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    Sunday, December 22, 2013

    My 2014 Hall of Fame Ballot, Part 1

    Continuing my theme of Hall of Fame articles, I should probably write something about my Hall of Fame ballot for the Baseball Bloggers Alliance. Actually, I don’t know who all I’m voting for yet, so this would be a good opportunity to sort things out in my head.

    So, last year, my ballot was:
    Jeff Bagwell
    Craig Biggio
    Barry Bonds
    Roger Clemens
    Kenny Lofton
    Mark McGwire
    Mike Piazza
    Tim Raines
    Curt Schilling
    Alan Trammell

    I also thought that there were four more Hall-worthy players on last year’s ballot, in Sammy Sosa, Rafael Palmeiro, Edgar Martinez, and Larry Walker. Thankfully, the voters helped to clear up this logjam by…giving Kenny Lofton less than 5% of the vote so that he fell off the ballot. Thanks, guys!

    So with only thirteen worthy holdovers, we look to the newcomers. Now, you probably have some idea of my thoughts on these guys if you read my 50 Best Players not in the Hall of Fame piece for this year. However, I’ll give them proper run-throughs now. First, here’s every first-year player on the ballot:

    Greg Maddux, Frank Thomas, Mike Mussina, Tom Glavine, Jeff Kent, Kenny Rogers, Luis Gonzalez, Moises Alou, Ray Durham, Hideo Nomo, Richie Sexson, Paul Lo Duca, Armando Benitez, Mike Timlin, Sean Casey, Jacque Jones, Eric Gagne, J.T. Snow, Todd Jones

    That list is already conveniently sorted by Baseball-Reference’s Wins Above Replacement. Now, I know that Wins Above Replacement is not the only thing that matters, but I don’t want to do write-ups for all 19 players. I’ll just limit it to the top eight, since Moises Alou sits at almost 40 WAR exactly and that seems like as good a cut-off as any. Sorry to the other eleven; if anyone wants me to write why any of those wouldn’t get my vote, I’ll take them up on it I guess. Now then, the case for each of those eight, in alphabetical order:

    Moises Alou: 332 home runs, putting him right in a group with Shawn Green, Mo Vaughn, Boog Powell. 2134 hits. A .303/.369/.516 batting line over 17 seasons, which is good, but becomes a 128 OPS+ in the steroid era. That can be borderline Hall-of-Fame stuff if it comes with good defense, or more plate appearances (Alou didn’t even reach 8000), or a difficult position (Keith Hernandez, Sammy Sosa, Jim Wynn, for starters), but Alou comes with none of those. 39.7 Baseball-Reference WAR (or rWAR*); 48.2 Fangraphs WAR (fWAR). Adam Darowski’s Hall Rating from the Hall of Stats gives him a 71. NO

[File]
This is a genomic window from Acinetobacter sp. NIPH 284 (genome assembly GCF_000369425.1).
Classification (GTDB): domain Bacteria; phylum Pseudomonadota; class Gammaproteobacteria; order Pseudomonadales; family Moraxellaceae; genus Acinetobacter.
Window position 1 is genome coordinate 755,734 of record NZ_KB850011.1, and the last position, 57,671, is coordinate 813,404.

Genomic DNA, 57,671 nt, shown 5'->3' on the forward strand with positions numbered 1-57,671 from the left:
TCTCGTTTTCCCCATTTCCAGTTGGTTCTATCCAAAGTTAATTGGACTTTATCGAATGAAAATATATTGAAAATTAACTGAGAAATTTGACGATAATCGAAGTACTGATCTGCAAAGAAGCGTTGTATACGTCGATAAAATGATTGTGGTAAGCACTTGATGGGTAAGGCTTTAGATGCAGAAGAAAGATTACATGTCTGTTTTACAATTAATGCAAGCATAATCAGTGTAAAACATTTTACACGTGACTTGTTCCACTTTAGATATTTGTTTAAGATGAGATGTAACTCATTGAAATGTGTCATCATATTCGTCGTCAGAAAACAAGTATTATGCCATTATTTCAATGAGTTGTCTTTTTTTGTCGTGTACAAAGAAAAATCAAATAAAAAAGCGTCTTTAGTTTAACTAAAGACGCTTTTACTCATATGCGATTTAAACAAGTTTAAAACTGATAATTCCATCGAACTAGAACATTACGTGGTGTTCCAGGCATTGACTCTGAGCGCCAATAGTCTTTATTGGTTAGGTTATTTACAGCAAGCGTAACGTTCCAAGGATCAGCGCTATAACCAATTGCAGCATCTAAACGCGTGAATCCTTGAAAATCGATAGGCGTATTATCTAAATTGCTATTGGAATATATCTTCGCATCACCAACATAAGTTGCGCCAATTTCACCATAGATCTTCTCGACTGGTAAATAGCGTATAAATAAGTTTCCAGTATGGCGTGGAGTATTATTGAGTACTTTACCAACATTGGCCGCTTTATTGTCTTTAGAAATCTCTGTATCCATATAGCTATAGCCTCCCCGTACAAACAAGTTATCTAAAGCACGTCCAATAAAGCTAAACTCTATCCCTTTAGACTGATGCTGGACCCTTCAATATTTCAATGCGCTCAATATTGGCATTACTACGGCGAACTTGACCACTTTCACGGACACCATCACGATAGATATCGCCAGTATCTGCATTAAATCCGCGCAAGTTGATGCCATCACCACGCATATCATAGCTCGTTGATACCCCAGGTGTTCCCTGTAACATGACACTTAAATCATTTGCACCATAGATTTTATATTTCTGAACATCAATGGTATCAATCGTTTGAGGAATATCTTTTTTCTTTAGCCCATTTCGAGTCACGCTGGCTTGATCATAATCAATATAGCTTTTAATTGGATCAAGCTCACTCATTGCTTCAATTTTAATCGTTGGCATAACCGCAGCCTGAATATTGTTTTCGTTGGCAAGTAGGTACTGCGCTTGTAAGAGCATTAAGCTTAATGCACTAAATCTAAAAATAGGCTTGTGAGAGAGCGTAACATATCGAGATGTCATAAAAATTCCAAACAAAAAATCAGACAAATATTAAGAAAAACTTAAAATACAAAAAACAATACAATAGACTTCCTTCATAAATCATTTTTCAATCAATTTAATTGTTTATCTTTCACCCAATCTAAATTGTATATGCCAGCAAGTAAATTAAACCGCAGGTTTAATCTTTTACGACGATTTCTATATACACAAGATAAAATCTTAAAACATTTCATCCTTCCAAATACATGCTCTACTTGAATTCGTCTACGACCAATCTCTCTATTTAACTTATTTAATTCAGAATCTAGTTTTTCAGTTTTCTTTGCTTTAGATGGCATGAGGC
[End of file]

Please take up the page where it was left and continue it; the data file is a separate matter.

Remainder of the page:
Tom Glavine: 305 wins, which is all that a lot of voters need to hear. He also had a 3.54 ERA (118 ERA+) over 22 years, which fits in nicely with players like Bert Blyleven and Gaylord Perry. Didn’t strike out as many guys as you might have liked, with only 2607 total and no seasons with over 200. There’s definitely Hall-level value in allowing runs at the rate he did over 4400 innings (74.0 rWAR, 64.3 fWAR), and he does bring a pair of Cy Young awards to the table, but he may only be the fifth-best pitcher on the ballot this year. Overall, he has a 149 Hall Rating as well. YES

    Luis Gonzalez: He’s probably closer than you’d first realize. His 596 doubles are fifteenth of all-time, plus he had 354 home runs on top of that. His .283/.367/.479 line was good for a 119 OPS+; like Alou, that can work if you have some fielding going for you, but being an average corner outfielder won’t really do it. He did last a little longer than Alou, though, at 19 seasons. Overall, Gonzalez was worth a solid 51.5 rWAR and 55.3 fWAR, which translates to a 90 in the Hall of Stats. NO

    Jeff Kent: Kent is an interesting case. He’s the all-time leader in home runs by a second baseman with 377, and for the other common hitter milestone, he has 2461 hits. Not bad. His .290/.356/.500 line means a 123 OPS+, but unlike Gonzalez or Alou, he actually does have some defensive value going for him.